Gore denied allegations regarding her involvement in the appointment of the administrator. Gore was also alleged to have used public funds belonging to the Department of Community Development to pay for accommodation for Oro councillors in a bid to oust provincial governor Gary Juffa. Gore strongly denied the allegation. Juffa challenged Gore to explain the use of public funds totalling K17,000 (US$8000) to accommodate the village councillors at the Grand Papua Hotel in Port Moresby.

In the final controversy, Gore faced the leadership tribunal about an incident on an Air Niugini flight in 2015. The National Court declared that on 24 April 2015 Gore behaved inappropriately as a national leader towards a flight attendant before being removed from the aircraft as a disorderly passenger. Gore was penalised three months without pay for misconduct for her inappropriate behaviour.

In 2012 Gore won by over 6105 votes, but at the 2017 election she was defeated by just over 200 votes. While she did not suffer the fate of outright rejection by her voters, the manner in which she was defeated is noteworthy. The runner-up in 2012, Henry Jons Amali, defeated Gore with those 200 votes after elimination, indicating that Gore had retained support in the Sohe Open electorate. Had it not been for the LPV system, she would have retained the seat. According to Wood and Laveil, the 2017 distribution of preferences under LPV indicated that there were protest votes against the People’s National Congress (PNC), the party for which Gore was a candidate. With the unpopularity of the PNC in Oro Province, backed by Juffa’s staunch criticism of the PNC, there is a plausible case that those protest votes affected Gore’s chances of election victory. Gore’s involvement in provincial assembly politics, perhaps not as evident as Kouza’s and Soso’s, might have been used against her during the 2017 campaign.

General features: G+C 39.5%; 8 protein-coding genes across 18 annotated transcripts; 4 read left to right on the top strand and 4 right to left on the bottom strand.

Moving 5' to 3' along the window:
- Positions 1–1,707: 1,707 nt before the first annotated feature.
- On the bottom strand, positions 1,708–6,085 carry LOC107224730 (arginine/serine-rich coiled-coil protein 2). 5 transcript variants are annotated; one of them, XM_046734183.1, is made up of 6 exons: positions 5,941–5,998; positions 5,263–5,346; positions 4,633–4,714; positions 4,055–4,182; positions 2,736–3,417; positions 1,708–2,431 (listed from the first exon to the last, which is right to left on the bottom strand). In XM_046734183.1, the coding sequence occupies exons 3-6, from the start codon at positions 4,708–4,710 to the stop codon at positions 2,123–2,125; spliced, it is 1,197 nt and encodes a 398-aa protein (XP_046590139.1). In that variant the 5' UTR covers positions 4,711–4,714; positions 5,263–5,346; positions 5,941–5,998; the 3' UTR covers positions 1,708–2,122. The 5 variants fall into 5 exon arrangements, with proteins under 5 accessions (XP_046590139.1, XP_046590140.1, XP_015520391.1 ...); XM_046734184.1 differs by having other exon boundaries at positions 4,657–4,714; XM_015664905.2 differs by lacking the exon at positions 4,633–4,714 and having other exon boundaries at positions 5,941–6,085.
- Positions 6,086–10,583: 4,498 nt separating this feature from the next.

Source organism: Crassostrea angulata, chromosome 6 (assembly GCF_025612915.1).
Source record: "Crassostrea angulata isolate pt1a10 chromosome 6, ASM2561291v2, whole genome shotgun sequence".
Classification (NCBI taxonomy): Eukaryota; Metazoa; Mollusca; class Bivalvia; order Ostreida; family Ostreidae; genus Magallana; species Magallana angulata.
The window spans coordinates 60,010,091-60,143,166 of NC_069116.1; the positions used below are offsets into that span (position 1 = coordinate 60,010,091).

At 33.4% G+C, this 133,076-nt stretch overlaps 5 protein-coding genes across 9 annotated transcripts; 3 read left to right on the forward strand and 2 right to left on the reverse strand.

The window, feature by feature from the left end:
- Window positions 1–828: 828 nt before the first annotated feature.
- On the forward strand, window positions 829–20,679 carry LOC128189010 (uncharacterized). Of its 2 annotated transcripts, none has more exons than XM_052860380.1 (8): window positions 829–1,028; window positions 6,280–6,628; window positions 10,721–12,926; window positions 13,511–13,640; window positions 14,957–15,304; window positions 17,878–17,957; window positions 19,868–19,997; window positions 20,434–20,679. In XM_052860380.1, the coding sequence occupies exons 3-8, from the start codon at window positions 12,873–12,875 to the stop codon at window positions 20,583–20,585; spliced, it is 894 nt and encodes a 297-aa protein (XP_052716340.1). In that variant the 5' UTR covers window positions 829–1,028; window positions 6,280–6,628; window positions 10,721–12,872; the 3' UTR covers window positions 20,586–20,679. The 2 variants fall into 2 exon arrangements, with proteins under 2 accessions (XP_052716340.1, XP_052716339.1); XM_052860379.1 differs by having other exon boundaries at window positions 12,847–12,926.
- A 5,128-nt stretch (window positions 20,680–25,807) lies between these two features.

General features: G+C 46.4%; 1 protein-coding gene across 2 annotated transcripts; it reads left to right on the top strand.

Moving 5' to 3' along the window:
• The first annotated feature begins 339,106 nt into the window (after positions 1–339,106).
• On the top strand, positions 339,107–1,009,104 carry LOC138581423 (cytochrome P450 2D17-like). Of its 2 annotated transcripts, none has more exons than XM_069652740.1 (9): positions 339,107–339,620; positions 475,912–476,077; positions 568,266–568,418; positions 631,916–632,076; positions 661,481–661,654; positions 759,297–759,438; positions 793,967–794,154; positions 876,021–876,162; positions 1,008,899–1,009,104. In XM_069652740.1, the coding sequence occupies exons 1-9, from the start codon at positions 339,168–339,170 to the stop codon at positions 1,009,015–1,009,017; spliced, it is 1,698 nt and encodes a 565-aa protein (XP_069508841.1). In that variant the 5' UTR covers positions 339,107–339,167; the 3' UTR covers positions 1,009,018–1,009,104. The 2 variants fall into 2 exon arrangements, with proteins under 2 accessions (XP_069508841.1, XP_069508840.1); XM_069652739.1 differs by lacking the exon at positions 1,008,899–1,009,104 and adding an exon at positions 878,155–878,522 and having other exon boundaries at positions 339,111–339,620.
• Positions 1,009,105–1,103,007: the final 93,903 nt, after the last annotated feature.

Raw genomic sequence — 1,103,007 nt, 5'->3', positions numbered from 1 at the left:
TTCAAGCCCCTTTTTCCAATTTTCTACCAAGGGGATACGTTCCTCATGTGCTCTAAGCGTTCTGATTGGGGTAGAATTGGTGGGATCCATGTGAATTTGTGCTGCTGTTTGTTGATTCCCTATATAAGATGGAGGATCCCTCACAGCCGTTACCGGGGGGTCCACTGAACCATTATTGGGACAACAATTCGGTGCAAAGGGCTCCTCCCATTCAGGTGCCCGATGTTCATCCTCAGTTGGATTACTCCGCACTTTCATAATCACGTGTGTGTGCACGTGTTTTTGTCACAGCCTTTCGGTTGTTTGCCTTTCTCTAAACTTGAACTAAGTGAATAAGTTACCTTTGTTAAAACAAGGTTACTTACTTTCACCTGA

Part two in this series provides analysis of these three stories and concludes that as well as any barriers based on gender, these three women MPs had to confront the same factors influencing electoral success as any candidate in PNG’s political climate.

This is an edited version of In Brief 2021/01, originally published by the Department of Pacific Affairs at ANU as part of their In Brief series.


This research was undertaken with support from the Pacific Research Program, funded by the Department of Foreign Affairs and Trade. The views are those of the author only.

Russel Yangin

Russel Yangin is a lecturer in political science at the University of Papua New Guinea.